Video games of late have gotten crazy complicated. Making life-like characters and realistic worlds is an incredible computational challenge. Popular Science lists the 10 Biggest Challenges in video game production, and number 4 struck my eye:
4. Artificial Intelligence
Like teaching 1,000 kids to think for themselves overnight
Problem: Once upon a time, the bad guys in videogames wandered around mindlessly, shooting at you while they waited to die. That doesn't cut it anymore. Players demand sophisticated enemies to fight and reliable in-game allies with which to fight them. Thing is, it's freaking complicated, and it eats up processor speed. "We're faking just enough smarts to make it work," says Mathieu Mazerole, lead engineer on Ubisoft's Assassin's Creed.
Status: Imbuing characters in a game with lifelike decision-making ability involves employing the kind of high-level logic theories -- learning decision trees, mobile navigation, finite-state machine models -- used by top robotics engineers. In games like Assassin's Creed, such calculations cause your pursuers to form squadrons, scale buildings, and dash across rooftops to get you. "Sometimes they find paths we've never thought of," says Mark Bresner, the game's lead AI programmer. "You really feel threatened." It takes particular skill to make the AI seem unskilled. "Missing a target believably is really hard," says game programmer Neil Johnson, of the World War II game Brothers in Arms: Hell's Highway. "They automatically shoot straight along the sight line, deadly accurate every time, so we have to adjust for dramatic spurts of fire at the player's feet, things like that."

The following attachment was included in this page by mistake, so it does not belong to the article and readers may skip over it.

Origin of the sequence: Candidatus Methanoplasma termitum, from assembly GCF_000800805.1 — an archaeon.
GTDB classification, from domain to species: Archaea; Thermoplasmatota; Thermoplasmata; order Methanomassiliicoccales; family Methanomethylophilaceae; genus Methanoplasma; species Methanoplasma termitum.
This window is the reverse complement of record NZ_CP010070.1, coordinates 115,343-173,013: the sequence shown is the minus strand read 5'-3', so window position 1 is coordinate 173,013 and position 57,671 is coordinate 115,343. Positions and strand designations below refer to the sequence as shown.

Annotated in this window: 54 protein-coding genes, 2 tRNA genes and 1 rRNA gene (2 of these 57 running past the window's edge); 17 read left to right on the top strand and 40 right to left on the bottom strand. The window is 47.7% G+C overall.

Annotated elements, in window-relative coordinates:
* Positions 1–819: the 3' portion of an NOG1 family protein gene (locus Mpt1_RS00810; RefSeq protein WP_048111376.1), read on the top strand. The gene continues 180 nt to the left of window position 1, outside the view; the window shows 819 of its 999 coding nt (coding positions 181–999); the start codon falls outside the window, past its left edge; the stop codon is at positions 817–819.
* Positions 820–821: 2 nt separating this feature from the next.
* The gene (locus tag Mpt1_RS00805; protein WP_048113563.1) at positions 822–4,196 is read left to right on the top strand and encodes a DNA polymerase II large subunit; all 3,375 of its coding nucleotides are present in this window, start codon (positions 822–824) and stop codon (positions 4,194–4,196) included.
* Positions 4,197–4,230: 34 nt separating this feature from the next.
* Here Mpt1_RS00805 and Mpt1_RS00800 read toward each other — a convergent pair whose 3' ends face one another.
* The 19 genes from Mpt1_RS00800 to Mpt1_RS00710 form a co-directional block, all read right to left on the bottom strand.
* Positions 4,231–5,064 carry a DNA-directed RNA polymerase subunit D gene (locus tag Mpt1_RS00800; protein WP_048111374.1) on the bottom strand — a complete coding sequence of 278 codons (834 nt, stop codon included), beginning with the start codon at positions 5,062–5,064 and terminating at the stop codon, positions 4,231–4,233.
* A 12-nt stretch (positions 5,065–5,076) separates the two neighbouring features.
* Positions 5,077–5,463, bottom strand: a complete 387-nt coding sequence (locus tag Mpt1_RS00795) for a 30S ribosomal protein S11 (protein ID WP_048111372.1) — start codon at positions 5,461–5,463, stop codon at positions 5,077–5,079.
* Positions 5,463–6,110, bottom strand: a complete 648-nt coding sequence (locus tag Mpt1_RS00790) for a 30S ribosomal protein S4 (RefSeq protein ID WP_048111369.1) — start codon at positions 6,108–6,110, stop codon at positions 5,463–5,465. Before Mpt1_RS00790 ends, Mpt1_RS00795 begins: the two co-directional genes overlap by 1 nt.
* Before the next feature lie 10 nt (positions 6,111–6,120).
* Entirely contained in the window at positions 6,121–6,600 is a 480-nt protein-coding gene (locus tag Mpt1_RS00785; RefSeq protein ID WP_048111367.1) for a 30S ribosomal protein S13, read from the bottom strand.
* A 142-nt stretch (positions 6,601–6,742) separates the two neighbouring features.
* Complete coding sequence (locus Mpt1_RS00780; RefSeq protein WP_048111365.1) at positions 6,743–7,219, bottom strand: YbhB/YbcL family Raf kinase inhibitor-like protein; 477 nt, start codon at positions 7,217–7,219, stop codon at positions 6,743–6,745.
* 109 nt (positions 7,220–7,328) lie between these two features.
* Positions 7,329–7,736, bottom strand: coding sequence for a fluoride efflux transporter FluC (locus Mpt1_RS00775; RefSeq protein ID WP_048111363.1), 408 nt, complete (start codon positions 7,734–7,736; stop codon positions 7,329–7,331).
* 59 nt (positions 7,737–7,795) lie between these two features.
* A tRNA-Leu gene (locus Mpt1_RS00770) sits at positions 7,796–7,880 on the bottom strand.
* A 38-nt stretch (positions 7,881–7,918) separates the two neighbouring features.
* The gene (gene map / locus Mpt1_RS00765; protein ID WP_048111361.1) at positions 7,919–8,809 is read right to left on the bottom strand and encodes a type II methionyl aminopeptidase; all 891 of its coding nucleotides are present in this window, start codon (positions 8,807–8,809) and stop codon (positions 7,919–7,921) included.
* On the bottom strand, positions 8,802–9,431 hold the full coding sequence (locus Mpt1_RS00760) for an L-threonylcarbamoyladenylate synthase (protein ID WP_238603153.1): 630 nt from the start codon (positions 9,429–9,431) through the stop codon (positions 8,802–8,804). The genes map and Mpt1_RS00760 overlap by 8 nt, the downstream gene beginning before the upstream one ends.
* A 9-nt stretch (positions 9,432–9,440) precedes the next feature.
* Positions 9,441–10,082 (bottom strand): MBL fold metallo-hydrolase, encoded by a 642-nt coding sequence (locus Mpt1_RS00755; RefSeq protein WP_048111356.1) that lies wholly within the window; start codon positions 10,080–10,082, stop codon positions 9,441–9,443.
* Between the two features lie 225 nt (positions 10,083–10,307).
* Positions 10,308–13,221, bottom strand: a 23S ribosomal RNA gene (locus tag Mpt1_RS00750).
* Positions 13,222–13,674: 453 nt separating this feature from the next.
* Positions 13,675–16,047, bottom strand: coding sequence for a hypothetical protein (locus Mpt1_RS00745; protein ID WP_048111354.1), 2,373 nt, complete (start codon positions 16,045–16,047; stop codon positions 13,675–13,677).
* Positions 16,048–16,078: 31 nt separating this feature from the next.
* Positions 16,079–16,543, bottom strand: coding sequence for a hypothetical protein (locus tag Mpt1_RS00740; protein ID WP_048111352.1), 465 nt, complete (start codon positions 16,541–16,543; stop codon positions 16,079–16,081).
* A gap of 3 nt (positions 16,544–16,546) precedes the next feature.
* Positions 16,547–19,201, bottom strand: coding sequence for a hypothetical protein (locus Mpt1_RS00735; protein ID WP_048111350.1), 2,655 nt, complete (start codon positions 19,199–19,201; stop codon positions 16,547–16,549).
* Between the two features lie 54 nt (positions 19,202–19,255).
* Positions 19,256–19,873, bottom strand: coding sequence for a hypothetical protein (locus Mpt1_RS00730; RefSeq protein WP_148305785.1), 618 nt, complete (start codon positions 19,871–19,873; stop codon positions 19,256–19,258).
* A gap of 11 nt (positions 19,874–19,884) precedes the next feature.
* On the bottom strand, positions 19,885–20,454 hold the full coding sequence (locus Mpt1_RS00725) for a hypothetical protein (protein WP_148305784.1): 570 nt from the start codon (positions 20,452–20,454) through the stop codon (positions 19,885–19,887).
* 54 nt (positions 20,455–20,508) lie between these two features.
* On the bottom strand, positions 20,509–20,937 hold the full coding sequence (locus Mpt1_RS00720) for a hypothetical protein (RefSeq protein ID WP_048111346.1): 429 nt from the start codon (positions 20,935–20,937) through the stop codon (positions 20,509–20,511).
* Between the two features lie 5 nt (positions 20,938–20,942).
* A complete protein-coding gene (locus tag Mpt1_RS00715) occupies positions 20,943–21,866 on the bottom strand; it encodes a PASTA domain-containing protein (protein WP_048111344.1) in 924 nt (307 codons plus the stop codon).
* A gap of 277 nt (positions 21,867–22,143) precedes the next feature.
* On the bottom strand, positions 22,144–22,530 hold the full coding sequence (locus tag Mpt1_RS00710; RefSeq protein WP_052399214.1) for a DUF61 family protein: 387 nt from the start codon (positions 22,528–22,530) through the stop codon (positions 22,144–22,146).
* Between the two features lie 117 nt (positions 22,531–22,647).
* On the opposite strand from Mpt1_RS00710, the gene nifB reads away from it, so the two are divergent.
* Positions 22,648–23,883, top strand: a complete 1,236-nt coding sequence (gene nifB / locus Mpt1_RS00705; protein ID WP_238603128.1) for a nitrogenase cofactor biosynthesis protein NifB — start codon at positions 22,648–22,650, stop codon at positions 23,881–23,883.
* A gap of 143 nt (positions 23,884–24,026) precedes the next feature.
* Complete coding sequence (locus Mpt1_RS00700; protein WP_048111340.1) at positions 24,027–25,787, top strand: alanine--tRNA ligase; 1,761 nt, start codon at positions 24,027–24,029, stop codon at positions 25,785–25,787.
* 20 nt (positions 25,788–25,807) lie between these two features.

You know there is a group of people who have some ideas about decision making: neuroscientists (probably of a psychology-sort). I wonder if these companies are hiring neuroscientists to make the AI in the characters more realistic. It might help with the problem of making realistic errors because human beings and animals make errors in relatively defined ways. (Maybe there is another career out there for me when the grants dry up.)
Actually I imagine the most troublesome bit in programming decision making is making the AI unpredictable. How do you encode the AI so that it is realistic and learns, but isn't like the villains from Megaman where you can just memorize the repeated elements in their movements? That's tough stuff.
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"You know there is a group of people who have some ideas about decision making: neuroscientists (probably of a psychology-sort). I wonder if these companies are hiring neuroscientists to make the AI in the characters more realistic"
or, just plain psychologists jake. not to mention cognitive scientists. and yeah, I know a couple in game companies.
so called "neuroscientists" are actually kind of counter productive. The digital computer is not a human brain and in gaming the idea is to make the characters act realistically. who cares whether this is accomplished by human-brain-like computation or not?
now, the cog scientists will argue that brain-like computing will get you some efficiencies but that's another discussion...